Return to contents page
The story of Cædmon is
well-known from Book IV, Chapter 24 of the Venerable Bede's Ecclesiastical History,
which should be consulted for the context of this poem. A convenient account
of the poem's genesis in context, with references, appears in S.A.J.Bradley,
Anglo-Saxon Poetry (London: Dent, 1982). Visitors to Westminster Abbey
in London will see the stone placed to the memory of Cædmon in "Poets'
Salient to a modern reader
will be the sustained use of alliteration, which is structural in OE verse,
just as rhyme is basic to much later verse. The basic metrical unit in
OE poetry was the half-line, linked together in pairs by alliterating syllables.
Although there were distinct licences allowed for the purposes of stylistic
foregrounding, nevertheless pairs of lines such as heofon toµ hroµfe
and haµlig Scieppend were commonplace. This poem indicates the basic
pattern; in the four stressed syllables of a prototypical pair of alliterative
half-lines, the first three should alliterate. The poem also illustrates,
amongst other things, the formulaic nature of OE verse, exemplified here by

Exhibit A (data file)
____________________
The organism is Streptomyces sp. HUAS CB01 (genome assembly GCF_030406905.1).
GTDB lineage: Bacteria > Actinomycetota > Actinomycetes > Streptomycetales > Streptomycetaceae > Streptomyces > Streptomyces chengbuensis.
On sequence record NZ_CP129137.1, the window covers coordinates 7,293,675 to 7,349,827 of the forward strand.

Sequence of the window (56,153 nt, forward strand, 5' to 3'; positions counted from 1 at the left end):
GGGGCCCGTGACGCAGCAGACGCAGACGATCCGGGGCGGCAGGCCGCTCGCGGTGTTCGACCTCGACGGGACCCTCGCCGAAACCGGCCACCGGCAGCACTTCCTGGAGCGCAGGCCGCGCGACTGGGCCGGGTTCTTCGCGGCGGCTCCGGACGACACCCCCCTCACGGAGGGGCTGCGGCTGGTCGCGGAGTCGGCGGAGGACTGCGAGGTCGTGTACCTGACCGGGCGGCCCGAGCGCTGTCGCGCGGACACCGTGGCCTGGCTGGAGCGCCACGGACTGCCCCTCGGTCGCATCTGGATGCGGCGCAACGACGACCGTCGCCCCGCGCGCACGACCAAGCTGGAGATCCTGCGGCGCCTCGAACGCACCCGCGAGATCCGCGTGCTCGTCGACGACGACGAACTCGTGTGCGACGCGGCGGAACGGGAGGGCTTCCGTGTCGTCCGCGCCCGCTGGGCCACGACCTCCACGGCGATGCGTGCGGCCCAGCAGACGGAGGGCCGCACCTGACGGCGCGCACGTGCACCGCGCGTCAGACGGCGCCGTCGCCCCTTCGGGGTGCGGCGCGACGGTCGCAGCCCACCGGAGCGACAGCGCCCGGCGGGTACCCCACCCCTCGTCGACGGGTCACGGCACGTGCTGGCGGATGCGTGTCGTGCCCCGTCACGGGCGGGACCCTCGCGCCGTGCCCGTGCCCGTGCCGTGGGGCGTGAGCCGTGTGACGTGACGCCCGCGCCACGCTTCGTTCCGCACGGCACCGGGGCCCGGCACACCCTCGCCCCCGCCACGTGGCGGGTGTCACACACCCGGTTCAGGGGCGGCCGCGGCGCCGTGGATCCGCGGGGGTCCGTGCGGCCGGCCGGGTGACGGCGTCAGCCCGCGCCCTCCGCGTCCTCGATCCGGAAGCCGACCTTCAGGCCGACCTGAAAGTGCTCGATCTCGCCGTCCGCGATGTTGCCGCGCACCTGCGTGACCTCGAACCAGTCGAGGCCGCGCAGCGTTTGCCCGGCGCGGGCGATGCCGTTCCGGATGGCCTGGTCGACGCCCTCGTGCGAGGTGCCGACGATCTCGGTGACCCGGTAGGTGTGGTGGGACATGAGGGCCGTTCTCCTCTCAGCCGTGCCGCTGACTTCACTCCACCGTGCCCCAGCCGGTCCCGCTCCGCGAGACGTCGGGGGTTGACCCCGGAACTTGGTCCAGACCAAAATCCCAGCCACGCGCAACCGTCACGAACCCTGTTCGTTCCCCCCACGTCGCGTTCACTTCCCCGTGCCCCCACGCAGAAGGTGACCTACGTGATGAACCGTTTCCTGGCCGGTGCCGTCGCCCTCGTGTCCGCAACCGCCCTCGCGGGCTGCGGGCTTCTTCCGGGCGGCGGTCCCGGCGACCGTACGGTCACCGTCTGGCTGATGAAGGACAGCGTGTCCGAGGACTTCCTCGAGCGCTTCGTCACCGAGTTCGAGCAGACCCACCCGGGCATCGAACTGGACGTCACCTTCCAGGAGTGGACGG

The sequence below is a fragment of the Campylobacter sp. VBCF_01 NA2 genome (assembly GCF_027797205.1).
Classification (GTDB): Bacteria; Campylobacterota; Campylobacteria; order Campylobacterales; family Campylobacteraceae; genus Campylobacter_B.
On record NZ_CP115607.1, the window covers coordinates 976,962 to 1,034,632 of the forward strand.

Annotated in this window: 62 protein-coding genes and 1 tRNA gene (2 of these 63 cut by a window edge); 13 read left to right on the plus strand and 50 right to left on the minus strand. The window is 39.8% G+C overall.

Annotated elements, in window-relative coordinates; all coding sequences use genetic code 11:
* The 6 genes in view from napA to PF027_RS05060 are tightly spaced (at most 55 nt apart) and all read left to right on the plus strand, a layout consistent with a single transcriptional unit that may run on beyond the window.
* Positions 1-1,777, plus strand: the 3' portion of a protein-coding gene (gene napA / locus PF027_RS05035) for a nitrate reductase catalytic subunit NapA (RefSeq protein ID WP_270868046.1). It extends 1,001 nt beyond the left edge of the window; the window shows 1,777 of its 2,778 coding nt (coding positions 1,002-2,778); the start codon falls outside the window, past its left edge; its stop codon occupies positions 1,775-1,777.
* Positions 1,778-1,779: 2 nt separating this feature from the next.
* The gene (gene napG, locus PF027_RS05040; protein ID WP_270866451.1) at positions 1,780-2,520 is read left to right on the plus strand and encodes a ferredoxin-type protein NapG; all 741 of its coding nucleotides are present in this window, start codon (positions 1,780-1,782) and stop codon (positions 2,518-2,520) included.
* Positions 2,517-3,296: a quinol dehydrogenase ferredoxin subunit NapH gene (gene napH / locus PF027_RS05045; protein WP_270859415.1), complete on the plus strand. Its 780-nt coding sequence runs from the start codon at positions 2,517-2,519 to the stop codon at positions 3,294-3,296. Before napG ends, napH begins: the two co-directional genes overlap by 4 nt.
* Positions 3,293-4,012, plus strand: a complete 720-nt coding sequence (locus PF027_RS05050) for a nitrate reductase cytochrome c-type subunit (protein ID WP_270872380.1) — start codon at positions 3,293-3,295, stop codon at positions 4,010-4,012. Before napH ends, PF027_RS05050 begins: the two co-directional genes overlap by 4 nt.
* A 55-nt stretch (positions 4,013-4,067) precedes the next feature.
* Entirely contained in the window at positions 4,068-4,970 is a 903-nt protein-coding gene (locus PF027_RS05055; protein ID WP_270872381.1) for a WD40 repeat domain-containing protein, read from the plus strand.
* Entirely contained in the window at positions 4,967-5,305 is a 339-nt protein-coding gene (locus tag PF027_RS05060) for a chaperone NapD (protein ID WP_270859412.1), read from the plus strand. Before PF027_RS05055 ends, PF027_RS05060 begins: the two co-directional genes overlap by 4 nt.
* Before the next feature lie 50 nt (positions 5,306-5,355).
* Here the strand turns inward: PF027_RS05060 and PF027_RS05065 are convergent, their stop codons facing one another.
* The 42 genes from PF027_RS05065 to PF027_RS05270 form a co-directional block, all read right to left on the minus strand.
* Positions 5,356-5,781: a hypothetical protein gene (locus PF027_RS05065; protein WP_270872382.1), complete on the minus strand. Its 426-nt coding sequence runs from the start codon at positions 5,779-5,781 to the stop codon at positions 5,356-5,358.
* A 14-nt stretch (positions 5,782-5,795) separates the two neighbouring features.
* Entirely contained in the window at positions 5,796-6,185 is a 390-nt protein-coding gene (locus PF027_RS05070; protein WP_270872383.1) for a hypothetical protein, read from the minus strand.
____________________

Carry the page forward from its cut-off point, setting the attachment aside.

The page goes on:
the number of synonyms for GOD. On verse-form in OE, see Mitchell and
sculon herian heofonrices Weard,
Metodes mihte and his modgeþanc,
weorc Wuldorfæder, swa he wundra
ece Dryhten, or onstealde.
He ærest scop eorþan bearnum
heofon to hrofe halig Scieppend.
þa middangeard mancynnes Weard
ece Dryhten, æfter teode
firum foldan Frea ælmihtig.
[we] must praise [the] Guardian of [the] heavenly kingdom, [the power]
of God and his conception,
[the] work of [the] Father of Glory, in that He, eternal Lord, established
[the] beginning of every marvellous thing.
He, holy Creator, first created
heaven as a roof for children of men.
Then [the] Guardian of mankind,
eternal Lord, almighty Master, afterwards adorned [the] earth for living